Compare any two graphics cards:
GeForce GTX 780 Ti vs GeForce GTX Titan
IntroThe GeForce GTX 780 Ti features a GPU core speed of 875 MHz, and the 3072 MB of GDDR5 RAM runs at 1750 MHz through a 384-bit bus. It also features 2880 SPUs, 240 TAUs, and 48 ROPs.
Compare those specs to the GeForce GTX Titan, which uses a 28 nm design. nVidia has clocked the core frequency at 837 MHz. The GDDR5 memory works at a frequency of 1502 MHz on this particular model. It features 2688 SPUs along with 224 TAUs and 48 Rasterization Operator Units.
(No game benchmarks for this combination yet.)
Power Usage and Theoretical BenchmarksBoth cards have the same power consumption.
Performance-wise, the GeForce GTX 780 Ti should theoretically be just a bit better than the GeForce GTX Titan overall. (explain)
Texel RateThe GeForce GTX 780 Ti should be a little bit (about 12%) more effective at anisotropic filtering than the GeForce GTX Titan. (explain)
Pixel RateIf using lots of anti-aliasing is important to you, then the GeForce GTX 780 Ti is the winner, but it probably won't make a huge difference. (explain)
Please note that the above 'benchmarks' are all just theoretical - the results were calculated based on the card's specifications, and real-world performance may (and probably will) vary at least a bit.
Please note that the price comparisons are based on search keywords - sometimes it might show cards with very similar names that are not exactly the same as the one chosen in the comparison. We do try to filter out the wrong results as best we can, though.
Memory Bandwidth: Bandwidth is the largest amount of information (counted in MB per second) that can be transported across the external memory interface in a second. The number is worked out by multiplying the bus width by its memory clock speed. In the case of DDR RAM, the result should be multiplied by 2 once again. If it uses DDR5, multiply by ANOTHER 2x. The better the card's memory bandwidth, the faster the card will be in general. It especially helps with AA, High Dynamic Range and higher screen resolutions.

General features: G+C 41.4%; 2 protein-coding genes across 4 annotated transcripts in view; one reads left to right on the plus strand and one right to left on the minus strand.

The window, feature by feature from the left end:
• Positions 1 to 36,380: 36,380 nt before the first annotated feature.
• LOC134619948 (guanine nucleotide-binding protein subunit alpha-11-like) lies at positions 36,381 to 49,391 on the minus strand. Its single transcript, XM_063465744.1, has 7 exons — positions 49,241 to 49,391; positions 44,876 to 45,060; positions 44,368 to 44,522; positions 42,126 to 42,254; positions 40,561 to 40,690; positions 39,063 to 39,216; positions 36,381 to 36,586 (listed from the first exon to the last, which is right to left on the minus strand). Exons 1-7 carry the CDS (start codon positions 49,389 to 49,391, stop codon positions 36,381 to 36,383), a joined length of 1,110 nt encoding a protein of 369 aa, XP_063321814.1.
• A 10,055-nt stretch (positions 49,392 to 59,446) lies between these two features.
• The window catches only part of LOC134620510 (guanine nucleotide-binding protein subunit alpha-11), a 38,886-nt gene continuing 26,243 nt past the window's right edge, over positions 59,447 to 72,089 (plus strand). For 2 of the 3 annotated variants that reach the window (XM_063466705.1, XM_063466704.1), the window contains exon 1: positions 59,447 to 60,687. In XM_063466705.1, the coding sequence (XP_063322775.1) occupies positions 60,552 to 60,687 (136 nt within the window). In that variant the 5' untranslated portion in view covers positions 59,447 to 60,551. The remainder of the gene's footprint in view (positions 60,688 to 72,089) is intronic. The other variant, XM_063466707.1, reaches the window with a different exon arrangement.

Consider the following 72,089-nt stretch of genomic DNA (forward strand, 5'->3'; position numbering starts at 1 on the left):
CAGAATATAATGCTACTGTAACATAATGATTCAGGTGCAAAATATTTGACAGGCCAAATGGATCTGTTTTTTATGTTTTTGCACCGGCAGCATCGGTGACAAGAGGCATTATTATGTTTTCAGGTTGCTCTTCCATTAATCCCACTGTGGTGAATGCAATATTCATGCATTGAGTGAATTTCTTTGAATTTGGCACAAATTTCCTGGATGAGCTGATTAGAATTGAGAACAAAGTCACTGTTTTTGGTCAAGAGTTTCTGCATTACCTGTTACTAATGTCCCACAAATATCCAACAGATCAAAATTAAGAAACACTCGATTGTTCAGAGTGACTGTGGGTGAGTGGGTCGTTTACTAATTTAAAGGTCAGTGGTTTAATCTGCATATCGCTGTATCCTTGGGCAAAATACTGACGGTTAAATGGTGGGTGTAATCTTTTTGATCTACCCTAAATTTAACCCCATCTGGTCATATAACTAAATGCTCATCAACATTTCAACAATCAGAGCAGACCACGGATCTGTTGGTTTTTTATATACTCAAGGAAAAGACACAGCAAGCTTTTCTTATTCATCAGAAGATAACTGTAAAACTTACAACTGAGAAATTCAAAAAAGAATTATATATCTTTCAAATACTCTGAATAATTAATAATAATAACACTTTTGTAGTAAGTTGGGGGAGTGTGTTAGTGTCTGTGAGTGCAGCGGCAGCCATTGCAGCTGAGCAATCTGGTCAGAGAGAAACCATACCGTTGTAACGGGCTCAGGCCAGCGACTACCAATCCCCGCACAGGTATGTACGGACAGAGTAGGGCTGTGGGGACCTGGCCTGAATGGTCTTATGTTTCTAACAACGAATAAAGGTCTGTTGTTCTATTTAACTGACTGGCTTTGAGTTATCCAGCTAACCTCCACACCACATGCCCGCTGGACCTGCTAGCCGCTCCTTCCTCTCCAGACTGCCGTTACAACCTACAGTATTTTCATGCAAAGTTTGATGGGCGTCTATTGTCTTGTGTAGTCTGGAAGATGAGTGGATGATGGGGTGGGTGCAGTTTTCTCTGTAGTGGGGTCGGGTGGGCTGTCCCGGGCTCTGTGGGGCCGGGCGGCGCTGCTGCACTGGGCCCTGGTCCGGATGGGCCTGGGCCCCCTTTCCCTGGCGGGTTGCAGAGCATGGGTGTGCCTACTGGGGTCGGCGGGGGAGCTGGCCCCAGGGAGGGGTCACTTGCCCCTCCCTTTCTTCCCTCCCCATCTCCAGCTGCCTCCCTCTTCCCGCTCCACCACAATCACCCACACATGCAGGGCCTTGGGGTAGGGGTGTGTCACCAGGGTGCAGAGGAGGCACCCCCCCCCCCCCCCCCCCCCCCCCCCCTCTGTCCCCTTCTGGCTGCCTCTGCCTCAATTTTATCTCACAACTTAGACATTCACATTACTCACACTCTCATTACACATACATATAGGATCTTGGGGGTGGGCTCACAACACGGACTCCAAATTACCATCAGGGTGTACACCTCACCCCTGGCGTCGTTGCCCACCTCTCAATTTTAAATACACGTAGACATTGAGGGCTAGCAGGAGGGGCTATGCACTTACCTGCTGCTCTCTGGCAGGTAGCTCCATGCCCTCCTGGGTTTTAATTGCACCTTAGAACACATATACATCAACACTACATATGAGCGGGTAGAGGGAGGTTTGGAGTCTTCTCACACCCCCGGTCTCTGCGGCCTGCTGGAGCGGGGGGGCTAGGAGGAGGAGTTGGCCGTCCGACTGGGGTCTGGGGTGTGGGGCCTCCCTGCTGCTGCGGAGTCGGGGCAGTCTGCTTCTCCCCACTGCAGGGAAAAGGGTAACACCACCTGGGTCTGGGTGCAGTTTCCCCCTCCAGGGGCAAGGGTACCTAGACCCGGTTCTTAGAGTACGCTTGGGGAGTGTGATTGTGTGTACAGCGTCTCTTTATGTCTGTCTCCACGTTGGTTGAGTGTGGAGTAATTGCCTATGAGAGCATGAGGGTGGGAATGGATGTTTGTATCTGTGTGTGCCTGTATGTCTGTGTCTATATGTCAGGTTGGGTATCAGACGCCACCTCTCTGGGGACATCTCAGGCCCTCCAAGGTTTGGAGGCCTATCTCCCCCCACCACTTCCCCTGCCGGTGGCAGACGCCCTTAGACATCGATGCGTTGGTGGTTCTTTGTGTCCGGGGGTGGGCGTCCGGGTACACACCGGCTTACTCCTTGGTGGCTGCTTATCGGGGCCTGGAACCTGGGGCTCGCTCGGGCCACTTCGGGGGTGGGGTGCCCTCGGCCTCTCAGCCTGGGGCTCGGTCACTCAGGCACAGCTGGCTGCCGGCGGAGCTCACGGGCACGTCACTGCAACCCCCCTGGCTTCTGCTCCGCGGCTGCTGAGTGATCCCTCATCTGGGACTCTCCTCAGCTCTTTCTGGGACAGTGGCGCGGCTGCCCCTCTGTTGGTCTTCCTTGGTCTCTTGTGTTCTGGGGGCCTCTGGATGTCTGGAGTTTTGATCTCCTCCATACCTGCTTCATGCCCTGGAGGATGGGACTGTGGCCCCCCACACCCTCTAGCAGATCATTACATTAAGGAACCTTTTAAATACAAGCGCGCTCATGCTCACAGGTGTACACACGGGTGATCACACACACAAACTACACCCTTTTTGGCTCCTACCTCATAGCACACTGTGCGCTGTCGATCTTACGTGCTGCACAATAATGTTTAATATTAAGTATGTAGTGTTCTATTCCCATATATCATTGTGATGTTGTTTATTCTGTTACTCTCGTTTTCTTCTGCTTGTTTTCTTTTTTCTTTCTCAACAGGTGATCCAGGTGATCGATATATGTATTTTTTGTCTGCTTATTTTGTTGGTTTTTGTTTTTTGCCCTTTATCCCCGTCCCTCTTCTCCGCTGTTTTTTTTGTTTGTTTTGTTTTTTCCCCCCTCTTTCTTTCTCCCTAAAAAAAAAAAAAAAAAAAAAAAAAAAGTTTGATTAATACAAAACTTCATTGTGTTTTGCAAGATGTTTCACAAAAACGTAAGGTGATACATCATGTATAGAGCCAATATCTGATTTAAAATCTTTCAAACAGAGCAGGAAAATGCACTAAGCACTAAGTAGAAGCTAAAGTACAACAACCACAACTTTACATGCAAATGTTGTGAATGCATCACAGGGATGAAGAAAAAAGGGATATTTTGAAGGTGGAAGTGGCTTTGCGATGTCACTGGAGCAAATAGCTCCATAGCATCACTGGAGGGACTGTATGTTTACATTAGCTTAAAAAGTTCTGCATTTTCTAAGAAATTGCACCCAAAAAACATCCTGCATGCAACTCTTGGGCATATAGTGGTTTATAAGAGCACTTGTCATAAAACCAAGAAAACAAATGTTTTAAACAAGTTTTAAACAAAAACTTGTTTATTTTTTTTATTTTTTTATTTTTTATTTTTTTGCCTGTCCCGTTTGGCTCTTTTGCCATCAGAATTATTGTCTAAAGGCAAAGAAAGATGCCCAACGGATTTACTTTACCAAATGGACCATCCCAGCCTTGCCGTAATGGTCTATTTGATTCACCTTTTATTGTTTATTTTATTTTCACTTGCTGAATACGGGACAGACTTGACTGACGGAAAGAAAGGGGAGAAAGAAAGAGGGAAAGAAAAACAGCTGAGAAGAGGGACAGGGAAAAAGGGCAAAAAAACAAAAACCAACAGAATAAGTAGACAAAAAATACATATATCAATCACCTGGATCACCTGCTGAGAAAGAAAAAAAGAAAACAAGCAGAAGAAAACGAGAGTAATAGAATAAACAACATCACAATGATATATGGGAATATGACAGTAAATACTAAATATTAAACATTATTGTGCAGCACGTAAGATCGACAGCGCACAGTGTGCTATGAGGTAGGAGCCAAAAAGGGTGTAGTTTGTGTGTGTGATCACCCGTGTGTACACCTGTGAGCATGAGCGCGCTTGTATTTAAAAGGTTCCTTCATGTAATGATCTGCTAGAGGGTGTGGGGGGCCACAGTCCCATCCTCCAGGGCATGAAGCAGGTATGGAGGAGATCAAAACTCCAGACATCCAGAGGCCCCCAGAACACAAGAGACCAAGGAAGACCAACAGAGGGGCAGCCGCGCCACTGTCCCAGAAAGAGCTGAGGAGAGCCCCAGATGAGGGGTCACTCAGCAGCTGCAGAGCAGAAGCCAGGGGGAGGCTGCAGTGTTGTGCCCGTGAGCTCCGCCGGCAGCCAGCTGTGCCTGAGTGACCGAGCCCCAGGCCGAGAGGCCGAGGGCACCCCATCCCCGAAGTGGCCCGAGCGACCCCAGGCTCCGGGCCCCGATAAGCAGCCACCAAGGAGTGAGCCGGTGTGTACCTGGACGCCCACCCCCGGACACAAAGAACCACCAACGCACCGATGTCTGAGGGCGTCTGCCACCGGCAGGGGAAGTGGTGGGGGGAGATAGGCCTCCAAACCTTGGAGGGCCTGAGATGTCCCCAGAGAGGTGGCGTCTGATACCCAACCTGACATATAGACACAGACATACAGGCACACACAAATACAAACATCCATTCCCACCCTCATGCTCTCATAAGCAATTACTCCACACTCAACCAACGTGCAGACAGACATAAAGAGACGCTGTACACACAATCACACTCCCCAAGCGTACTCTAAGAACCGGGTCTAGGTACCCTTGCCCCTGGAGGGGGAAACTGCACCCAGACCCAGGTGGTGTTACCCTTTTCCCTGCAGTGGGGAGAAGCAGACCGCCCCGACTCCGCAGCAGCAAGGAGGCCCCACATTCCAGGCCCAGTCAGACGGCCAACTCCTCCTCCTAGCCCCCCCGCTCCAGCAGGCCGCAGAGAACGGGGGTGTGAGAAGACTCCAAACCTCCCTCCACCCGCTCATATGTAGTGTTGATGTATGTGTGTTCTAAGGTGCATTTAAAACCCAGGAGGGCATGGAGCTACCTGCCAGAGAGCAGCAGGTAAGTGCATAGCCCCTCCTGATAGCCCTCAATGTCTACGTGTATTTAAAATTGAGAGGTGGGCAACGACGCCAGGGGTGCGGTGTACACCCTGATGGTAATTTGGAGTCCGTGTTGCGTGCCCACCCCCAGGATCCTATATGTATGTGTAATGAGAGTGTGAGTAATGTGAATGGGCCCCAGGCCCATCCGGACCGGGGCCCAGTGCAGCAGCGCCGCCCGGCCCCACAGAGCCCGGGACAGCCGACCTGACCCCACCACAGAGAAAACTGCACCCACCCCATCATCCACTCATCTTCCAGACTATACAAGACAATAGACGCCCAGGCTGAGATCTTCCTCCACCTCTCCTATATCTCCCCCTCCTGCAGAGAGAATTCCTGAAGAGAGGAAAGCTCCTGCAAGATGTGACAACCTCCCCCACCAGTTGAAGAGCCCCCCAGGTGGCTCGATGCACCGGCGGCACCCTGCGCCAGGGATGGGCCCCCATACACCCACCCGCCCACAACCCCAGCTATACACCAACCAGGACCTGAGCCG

Texel Rate: Texel rate is the maximum amount of texture map elements (texels) that are processed in one second. This figure is worked out by multiplying the total number of texture units by the core speed of the chip. The higher the texel rate, the better the card will be at handling texture filtering (anisotropic filtering - AF). It is measured in millions of texels applied per second.
Pixel Rate: Pixel rate is the maximum number of pixels that the graphics chip could possibly record to the local memory per second - measured in millions of pixels per second. The number is worked out by multiplying the amount of colour ROPs by the the core speed of the card. ROPs (Raster Operations Pipelines - sometimes also referred to as Render Output Units) are responsible for drawing the pixels (image) on the screen. The actual pixel output rate is also dependant on quite a few other factors, especially the memory bandwidth of the card - the lower the bandwidth is, the lower the ability to reach the max fill rate.